NY raising smoking age to 21 later this year
New York state will raise the legal smoking age from 18 to 21 later this year.
Gov. Andrew Cuomo signed legislation into law Tuesday making the change. The state Assembly approved the change in March with a 120-26 vote, while the state Senate approved the change 52-9 in late March.
Gov. Andrew Cuomo, a Democrat, said too many children and teens pick up smoking despite decades of efforts to snuff out the habit, in part because of marketing aimed at young people.
“By raising the smoking age from 18 to 21, we can stop cigarettes and e-cigarettes from getting into the hands of young people in the first place and prevent an entire generation of New Yorkers from forming costly and potentially deadly addictions,” he said in a statement.
Assemblyman Joe Giglio, R-Gowanda, and Assemblyman Andrew Goodell, R-Jamestown, both voted in favor of increasing the legal age to smoke. Goodell led questioning of Assemblywoman Linda Rosenthal, D-Manhattan, on the Assembly floor in March. Goodell noted that counties have the ability to raise the smoking age by themselves, as Chautauqua County and several other counties already have, with enforcement obligations also falling to the counties.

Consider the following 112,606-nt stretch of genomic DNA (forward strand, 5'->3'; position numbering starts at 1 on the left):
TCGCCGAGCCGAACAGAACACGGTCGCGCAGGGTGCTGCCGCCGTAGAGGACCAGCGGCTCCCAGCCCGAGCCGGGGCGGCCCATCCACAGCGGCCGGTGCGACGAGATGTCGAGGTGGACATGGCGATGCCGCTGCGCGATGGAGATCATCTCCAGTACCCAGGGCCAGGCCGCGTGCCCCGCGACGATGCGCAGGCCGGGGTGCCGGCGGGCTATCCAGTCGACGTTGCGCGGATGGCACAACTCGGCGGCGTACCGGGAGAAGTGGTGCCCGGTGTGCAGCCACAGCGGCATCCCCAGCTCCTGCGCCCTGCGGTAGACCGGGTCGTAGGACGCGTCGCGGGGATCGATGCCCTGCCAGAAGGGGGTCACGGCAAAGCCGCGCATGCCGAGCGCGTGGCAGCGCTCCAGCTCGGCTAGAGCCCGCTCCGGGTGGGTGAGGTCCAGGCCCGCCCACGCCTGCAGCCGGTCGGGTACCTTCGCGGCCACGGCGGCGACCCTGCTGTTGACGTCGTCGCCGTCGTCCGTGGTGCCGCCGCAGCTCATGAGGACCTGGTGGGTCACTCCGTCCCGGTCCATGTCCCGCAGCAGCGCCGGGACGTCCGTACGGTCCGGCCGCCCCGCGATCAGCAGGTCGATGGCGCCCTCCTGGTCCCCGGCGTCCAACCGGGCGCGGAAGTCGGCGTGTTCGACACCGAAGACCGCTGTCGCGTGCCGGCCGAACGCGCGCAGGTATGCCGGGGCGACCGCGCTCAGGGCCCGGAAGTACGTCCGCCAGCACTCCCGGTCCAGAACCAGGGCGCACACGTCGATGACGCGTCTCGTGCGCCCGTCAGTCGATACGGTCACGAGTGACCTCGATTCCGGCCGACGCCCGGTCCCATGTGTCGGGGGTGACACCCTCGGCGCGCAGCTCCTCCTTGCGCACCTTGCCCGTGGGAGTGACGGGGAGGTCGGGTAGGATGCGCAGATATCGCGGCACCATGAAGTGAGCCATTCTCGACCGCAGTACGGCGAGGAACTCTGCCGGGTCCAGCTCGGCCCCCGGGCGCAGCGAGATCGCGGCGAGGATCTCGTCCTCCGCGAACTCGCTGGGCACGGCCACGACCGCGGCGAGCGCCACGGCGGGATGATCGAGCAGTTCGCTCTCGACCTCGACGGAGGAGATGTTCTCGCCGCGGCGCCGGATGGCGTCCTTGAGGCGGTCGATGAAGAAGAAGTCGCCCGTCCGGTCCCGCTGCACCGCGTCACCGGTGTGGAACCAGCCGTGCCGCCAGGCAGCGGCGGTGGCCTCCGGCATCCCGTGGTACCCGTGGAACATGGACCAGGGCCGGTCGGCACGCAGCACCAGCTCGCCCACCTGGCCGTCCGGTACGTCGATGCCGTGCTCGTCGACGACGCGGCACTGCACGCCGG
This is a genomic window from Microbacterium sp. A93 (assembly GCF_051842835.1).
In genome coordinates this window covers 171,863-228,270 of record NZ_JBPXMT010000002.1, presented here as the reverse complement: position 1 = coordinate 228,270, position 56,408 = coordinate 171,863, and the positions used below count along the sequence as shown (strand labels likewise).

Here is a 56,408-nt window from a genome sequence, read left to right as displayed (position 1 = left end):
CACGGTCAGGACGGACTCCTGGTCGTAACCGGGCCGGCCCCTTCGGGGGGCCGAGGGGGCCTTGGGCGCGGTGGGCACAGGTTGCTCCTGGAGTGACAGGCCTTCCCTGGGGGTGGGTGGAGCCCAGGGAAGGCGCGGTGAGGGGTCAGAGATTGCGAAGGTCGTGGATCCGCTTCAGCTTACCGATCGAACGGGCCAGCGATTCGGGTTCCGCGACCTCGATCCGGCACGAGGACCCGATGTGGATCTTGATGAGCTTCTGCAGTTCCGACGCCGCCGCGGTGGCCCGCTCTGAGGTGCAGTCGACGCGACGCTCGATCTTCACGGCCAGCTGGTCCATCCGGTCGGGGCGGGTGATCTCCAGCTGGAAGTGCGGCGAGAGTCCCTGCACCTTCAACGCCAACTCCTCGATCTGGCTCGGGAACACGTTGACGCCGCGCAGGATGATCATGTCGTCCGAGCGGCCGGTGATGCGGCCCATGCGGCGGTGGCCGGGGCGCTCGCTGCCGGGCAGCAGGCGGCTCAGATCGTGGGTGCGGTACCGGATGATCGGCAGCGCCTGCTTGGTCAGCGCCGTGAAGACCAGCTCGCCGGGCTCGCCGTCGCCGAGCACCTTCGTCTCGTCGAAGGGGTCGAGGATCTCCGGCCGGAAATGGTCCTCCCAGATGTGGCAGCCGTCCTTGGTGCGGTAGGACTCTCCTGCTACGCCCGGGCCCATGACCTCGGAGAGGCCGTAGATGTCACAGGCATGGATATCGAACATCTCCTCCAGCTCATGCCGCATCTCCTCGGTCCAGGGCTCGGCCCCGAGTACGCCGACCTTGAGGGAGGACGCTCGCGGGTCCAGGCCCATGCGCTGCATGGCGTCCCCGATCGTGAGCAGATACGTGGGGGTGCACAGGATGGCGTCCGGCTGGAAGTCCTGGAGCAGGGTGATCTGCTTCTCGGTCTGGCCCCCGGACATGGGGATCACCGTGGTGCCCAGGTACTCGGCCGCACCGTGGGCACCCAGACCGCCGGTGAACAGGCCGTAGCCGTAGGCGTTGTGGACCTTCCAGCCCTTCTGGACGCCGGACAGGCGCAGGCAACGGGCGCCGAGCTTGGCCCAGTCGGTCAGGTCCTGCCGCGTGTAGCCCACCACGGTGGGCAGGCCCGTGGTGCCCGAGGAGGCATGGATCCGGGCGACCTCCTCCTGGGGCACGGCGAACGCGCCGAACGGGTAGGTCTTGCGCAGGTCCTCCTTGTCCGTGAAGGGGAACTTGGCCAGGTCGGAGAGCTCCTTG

“From a Libertarian perspective, there are some people that question why it is we would allow someone to vote in a Presidential primary, register to vote when they’re 16 or 17; we allow them to drive multi-million dollar aircraft in the military or even defend our country on the front lines when they’re 18; we allow someone to get married when they’re 18; they can sign contracts if they’re 18, but they can’t buy a cigarette until they’re 21 under this bill?” Goodell asked. “Is that because we want to make sure that our military that we’re sending out on the front lines don’t suffer premature death from cancer?”
According to the American Cancer Society, 95% of all smokers begin using tobacco before age 21. Raising the smoking age to 21 — a proposal the Society dubs “tobacco 21” — had been a major priority for the group in New York. Rosenthal mentioned the importance of the age of 21 in her response to Goodell’s question.
“Well, it is a very important public health concern, but there are other — people may not purchase alcohol until they’re 21, can’t rent a hotel room until they’re 21,” Rosenthal said. “There are other prohibitions in the law concerning age 21. But this is a — a dramatic — a public health concern that affects individuals and also affects the bottom line of the State which ends up paying — carrying a lot of cost of the illnesses that people get.”
The legislation also increases the legal age for e-cigarettes to 21 years of age.